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NAIROBI: Bishop Michael Nazir-Ali Warns Against Islamic Threat

NAIROBI: Bishop Michael Nazir-Ali Warns Against Islamic Threat

By Michael Heidt
Special Correspondent to VOL
October 25, 2013

Speaking on the fourth day of the Global Anglican Future Conference (GAFCON), retired Bishop of Rochester, Michael Nazir-Ali, warned delegates against the danger of Islam subverting the democratic and legal systems of the Western world.

Bishop Nazir-Ali set the context of his address by stating that the separation of religion and public affairs was over. "The idea of the separation of religion and public affairs that arose in Europe from the treaty of Westphalia," said the bishop, "is now dead everywhere." The intrusion of radical Islam into the public arena around the world was partly to blame for this, as Islam does not believe in the separation of religion and the state. For Nazir-Ali this represented a danger to democracy.

"Radical Islam is committed to theocracy," stated the bishop, who questioned its compatibility with democratic freedom. "The true test of democracy is not taking power through the ballot box," he said, "but being prepared to lose it through the ballot box." Nazir-Ali questioned the ability of Islam to do this and raised the specter of Mohammedanism hijacking the democratic process.

"Thus majoritarian democracy can simply lead to the tyranny of the majority," he said, describing the rise of the Muslim Brotherhood in Egypt through the ballot box and its attempted refusal to relinquish power. "In Egypt what's needed is a bill of rights... guaranteeing freedom. We need 'democracy plus' in the Islamic world," stated the bishop, who then went on to discuss the Islamic threat to equality based law.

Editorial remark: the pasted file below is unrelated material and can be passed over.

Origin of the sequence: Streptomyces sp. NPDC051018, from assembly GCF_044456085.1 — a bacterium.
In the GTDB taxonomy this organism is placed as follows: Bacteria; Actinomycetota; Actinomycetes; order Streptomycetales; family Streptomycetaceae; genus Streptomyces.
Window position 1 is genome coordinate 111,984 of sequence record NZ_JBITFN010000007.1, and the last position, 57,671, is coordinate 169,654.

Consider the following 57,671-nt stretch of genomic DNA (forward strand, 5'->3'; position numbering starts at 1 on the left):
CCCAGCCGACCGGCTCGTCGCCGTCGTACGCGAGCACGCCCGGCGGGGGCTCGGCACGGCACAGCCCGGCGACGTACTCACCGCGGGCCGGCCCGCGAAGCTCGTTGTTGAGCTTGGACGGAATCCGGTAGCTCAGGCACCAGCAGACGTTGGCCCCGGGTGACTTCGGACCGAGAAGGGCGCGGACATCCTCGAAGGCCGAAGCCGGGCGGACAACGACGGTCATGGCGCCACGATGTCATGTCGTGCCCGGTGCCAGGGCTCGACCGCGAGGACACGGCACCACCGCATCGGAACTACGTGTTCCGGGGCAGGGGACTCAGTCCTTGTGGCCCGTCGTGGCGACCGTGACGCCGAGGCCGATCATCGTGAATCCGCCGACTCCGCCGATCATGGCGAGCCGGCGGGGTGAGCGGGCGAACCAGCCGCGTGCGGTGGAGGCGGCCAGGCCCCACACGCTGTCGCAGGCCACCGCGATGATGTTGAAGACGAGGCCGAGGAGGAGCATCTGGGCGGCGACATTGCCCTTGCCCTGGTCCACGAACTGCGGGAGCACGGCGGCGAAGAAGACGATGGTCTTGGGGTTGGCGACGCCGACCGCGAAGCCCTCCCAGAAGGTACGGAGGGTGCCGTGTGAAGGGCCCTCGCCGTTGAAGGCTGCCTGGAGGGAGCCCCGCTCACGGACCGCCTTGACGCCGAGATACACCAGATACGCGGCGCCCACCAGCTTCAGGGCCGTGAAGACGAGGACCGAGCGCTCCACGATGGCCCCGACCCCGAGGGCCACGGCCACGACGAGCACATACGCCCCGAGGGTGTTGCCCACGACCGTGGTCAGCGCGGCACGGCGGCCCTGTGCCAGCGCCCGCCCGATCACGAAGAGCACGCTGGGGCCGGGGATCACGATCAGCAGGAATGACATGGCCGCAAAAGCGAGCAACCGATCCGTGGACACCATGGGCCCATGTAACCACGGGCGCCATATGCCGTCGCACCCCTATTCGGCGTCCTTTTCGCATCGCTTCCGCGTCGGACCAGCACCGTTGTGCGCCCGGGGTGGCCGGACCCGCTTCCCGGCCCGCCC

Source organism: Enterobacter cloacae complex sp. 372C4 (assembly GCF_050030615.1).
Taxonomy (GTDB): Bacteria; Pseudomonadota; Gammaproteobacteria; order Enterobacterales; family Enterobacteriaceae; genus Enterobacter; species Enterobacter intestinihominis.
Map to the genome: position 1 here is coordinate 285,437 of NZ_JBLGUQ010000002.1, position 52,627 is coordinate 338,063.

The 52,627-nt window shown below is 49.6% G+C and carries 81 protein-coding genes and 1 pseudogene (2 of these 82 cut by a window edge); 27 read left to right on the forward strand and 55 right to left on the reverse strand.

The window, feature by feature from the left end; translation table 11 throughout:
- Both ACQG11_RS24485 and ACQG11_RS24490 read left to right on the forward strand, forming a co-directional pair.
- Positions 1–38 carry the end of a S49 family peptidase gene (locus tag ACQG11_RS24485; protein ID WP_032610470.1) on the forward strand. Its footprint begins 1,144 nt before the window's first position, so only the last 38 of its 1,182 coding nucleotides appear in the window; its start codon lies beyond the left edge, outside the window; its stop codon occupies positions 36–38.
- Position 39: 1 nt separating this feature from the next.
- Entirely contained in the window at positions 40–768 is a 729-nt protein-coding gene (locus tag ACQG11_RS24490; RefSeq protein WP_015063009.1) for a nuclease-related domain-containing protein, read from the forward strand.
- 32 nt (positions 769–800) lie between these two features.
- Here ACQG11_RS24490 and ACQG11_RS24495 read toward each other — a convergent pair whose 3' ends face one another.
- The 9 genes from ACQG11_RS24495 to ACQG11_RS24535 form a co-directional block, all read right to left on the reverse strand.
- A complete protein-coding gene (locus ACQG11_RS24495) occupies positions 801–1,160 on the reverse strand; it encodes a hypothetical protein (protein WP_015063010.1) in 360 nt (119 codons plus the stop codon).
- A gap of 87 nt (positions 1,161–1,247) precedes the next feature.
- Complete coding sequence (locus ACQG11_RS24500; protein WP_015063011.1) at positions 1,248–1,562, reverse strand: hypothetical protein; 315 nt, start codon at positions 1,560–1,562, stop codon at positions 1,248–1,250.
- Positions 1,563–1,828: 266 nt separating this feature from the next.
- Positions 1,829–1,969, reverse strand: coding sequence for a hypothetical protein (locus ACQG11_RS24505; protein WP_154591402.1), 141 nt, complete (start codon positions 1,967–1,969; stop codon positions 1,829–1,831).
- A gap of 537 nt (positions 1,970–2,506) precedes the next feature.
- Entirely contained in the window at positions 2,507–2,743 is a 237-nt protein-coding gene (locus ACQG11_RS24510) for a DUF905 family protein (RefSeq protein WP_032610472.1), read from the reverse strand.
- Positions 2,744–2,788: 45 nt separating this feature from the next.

Citing the Ten Commandments, Bishop Nazir-Ali stated that "you don't have to be religious to be moral but the fact of the matter is that all the great moral systems of the world have arisen in a religious context." For Nazir-Ali, law that has come out of the Judeo-Christian context is grounded in a belief in equality and exists to protect freedom, including freedom of religion.

Islamic Sharia law, which Muslims want to impose on the world, is fundamentally opposed to this. "The problem is that the system of public law works on the principle of equality; Sharia by its very nature is based on three fundamental inequalities," said the bishop, who described these as the inequality between a Muslim and a non-Muslim, inequality between men and women and inequality between slaves and free persons.

The bishop demonstrated these points with examples. In Western public law, divorced partners are treated equally but in Islam, men are given preferential treatment. Similarly with inheritance, which can only go to a man. Non-Muslims, he stated, cannot inherit from Muslims and the slave trade is alive and well in many Islamic countries. Even these examples of what the bishop called "soft Sharia" indicated Islamic law's incompatibility with jurisprudence based on equality.

Commenting on Jihad, the Koran inspired holy war to "open up lands to Islam," Nazir-Ali commented that "for the first time in history there are large numbers of young men in Islamic cities, Cairo, Algiers... that have just enough education to know they are not getting their due." These, he felt, were "ripe for recruitment" for international terrorism under the name of holy war and with that the potential subversion of democracy and freedom based on law.

To see a video of this event click here: http://www.anglican.tv/content/gafcon-ii-bishop-nazir-ali

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